First session — Setup and The Basics — Now begins like an FIS, with abridged versions of the Welcome, Traditional Programs, Simply Music Premise, and Simply Music Program sections. Amount of abridgment depending on time/circumstances (e.g., more abridged for an afterschool kids-only audience). Demo of the 4 main genres, but using the workshop songs instead of the standard FIS demo selections. Then into The Basics, taught the same way as in ongoing lessons (I’ve created a handout to remind them of details, in the absence of The Basics from the workshop SHM DVD), and then a brief description of practice routine.
Final session — “Recital” and Wrap-Up — I don’t want to turn the last session into a hard sell, since I want people to leave with a mostly celebratory sense of completion, having had the chance to perform a number of their songs in a repertoire review / “recital.” I’ve made a “Moving Forward” handout that summarizes the Outline section of the FIS, giving a vision of what lies ahead in the program if they were continue lessons. Toward the end after performance, I plan to give out the handout, describe its contents briefly, and play for everyone more developed versions of the songs — e.g., a Night Storm arrangement, Alma Mater Blues with Blues Scale Ending, Ode to Joy extended combining regular version with triads and zigzag, Amazing Grace variation with alternate chords — and tell them that along with dozens of other songs they’d build these more developed versions of their songs within a year or so. With that little conversation, the door is open if anyone is really motivated there and then to convert to ongoing lessons. For anyone who doesn’t right away, they may not want it or they might feel pressure in that moment, and so they take the handout home and I also have their contact info from the enrollment form, so opportunity remains.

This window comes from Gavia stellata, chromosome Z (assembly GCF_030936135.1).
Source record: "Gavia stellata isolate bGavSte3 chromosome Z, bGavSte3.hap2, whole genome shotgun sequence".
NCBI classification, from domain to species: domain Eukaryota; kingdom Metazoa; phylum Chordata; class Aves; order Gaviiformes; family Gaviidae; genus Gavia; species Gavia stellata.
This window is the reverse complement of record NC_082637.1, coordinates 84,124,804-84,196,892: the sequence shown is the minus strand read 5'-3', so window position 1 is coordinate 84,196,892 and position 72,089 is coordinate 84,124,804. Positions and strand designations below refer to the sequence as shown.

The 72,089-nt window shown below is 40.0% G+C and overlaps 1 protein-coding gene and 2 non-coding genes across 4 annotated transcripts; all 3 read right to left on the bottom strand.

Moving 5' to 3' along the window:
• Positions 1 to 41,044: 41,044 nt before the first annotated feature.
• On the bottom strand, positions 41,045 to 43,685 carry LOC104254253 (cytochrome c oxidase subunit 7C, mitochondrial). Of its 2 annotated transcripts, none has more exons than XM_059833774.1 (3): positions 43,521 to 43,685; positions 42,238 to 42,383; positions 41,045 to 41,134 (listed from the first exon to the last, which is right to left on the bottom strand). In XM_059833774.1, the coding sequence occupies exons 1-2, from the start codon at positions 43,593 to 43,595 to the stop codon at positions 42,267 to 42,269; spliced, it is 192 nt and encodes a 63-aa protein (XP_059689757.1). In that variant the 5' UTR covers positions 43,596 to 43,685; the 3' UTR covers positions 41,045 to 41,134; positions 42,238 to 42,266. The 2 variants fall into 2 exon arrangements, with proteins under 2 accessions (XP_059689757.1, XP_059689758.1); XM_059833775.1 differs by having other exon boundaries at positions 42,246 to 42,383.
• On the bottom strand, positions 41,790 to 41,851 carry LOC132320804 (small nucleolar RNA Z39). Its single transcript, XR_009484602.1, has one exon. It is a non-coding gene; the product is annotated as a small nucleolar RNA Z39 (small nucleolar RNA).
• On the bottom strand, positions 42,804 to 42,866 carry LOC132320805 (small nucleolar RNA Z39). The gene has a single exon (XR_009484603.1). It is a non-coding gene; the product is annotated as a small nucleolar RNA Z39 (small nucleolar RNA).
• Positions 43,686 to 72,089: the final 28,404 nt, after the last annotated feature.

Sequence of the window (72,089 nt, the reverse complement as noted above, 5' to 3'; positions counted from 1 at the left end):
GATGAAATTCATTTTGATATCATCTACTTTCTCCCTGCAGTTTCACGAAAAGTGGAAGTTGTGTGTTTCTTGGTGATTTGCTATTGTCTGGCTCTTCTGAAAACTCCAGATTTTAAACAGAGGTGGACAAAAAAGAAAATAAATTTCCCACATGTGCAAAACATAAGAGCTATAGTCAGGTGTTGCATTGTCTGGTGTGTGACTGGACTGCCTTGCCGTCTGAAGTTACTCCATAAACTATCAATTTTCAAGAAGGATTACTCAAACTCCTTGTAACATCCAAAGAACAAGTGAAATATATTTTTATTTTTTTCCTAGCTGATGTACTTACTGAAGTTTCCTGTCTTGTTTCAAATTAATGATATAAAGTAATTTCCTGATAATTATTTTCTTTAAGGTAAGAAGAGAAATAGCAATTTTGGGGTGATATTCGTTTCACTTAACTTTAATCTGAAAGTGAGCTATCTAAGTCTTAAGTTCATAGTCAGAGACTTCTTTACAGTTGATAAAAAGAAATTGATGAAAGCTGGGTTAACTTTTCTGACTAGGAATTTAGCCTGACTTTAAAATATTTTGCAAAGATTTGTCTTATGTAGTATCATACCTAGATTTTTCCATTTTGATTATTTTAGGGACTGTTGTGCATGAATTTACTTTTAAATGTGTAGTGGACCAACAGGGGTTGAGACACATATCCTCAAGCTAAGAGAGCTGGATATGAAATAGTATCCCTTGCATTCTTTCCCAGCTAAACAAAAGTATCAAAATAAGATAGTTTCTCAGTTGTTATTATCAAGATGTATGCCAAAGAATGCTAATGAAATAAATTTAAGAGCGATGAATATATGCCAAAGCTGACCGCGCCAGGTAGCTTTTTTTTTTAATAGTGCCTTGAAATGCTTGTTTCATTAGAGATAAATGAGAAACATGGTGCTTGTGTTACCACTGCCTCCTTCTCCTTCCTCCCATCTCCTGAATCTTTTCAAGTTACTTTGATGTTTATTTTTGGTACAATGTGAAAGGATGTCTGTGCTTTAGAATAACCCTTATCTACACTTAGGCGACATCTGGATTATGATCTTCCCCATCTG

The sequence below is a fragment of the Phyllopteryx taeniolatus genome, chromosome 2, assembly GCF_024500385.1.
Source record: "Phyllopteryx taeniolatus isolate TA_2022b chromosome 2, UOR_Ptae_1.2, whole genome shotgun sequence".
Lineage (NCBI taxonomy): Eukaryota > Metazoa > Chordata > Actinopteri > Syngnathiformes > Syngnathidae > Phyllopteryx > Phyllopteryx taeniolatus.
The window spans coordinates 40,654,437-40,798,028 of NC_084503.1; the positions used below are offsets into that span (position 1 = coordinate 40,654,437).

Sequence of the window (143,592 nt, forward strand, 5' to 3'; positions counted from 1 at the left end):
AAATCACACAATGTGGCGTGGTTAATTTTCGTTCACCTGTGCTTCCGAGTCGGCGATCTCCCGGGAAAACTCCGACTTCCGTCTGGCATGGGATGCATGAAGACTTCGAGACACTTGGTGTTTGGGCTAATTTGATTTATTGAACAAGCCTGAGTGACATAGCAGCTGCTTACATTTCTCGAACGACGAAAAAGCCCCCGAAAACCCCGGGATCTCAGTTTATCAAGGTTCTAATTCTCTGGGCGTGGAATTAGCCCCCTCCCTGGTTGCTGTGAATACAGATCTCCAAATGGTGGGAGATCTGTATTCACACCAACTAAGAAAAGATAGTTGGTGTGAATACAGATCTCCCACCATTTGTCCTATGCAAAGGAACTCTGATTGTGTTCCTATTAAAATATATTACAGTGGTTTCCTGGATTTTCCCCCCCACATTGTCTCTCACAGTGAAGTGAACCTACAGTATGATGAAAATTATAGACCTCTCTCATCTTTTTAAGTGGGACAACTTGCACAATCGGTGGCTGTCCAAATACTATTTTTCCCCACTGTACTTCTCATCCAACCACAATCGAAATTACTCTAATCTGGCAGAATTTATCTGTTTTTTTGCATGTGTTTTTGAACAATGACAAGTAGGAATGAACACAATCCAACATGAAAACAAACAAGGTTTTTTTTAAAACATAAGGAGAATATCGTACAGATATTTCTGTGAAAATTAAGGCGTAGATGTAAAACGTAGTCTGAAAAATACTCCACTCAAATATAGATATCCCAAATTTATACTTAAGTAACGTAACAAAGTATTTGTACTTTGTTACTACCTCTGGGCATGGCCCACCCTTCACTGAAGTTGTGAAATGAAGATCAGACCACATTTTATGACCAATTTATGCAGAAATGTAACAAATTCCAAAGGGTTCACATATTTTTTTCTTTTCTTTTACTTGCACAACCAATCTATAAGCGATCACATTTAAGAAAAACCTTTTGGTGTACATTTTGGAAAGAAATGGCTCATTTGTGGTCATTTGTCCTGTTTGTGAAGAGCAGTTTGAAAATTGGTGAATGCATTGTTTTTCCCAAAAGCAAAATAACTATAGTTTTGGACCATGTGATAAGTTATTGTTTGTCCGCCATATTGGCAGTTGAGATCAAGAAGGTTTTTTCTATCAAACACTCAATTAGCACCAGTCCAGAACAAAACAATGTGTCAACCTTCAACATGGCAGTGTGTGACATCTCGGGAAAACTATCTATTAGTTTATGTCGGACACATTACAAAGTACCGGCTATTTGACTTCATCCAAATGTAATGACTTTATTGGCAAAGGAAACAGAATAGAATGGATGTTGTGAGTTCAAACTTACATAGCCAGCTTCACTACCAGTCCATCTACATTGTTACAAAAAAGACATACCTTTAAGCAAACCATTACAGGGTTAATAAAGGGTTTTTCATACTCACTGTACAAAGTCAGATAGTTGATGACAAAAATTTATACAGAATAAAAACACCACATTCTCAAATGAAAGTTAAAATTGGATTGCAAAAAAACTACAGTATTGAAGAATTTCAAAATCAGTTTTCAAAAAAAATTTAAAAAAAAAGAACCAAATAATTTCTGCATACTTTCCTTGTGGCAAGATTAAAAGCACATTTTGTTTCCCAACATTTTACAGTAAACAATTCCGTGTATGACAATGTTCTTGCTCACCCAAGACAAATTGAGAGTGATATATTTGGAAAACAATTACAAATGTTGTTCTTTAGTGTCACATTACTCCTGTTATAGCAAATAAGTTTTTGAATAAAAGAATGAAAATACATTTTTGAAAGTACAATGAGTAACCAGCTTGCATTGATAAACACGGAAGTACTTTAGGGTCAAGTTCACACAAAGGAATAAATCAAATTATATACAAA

So, though, abridged, a fair amount of the FIS content actually finds its way into the workshop this way, helping bridge that gap between education and recruitment.
Bethanie M., Montana
I did the 4 week workshop in Sept. and I didn’t do the foundation conversation at all during the workshop. I decided that I would wait to do that if they continued on with lessons for the next month. It worked out pretty well. I kind of have mixed feelings on it. My thoughts on it were if they were only going to do the workshop and realize that the program wasn’t for them, then I didn’t think the foundation session would be necessary. For those that continued, I kind of wished that I would have did it before the workshop. Not sure yet what I will do with my next workshops. Still working that through in my head:)
Mark M., New York
I just recently had some students continue past the workshop curriculum. I chose to split the Foundation Session over the subsequent two lessons, allowing us to continue to progress a bit with new music projects as well. The last workshop session was a repertoire review where no new material was introduced, and also they were obviously already weeks in and used to getting new material on a regular basis. For both these reasons I felt justified in splitting the talk so as not to have a second week in a row with no new material. Seemed to work okay.
Shelly E., Utah
Janita, what do you mean by the NS ACC Improv? I’m guessing you mean that you played ARRangment 1 of Night Storm (which is an accomp) and you let them improvize a melody using NS as their guide? Is that right or no? Did they just improvize using their right hand only?
Thanks for all your detail about how you handled the workshop! It’s very inspiring.
Janita P., Nebraska
Correct. The student would place five RH fingers over five notes in NS position in the upper octaves and play any notes in any order, except not NS pattern for the improv.
It’s a very impressive improv for the class to do after they have learned NS. They will think you are a musical wizard!
Original discussion started December 30, 2009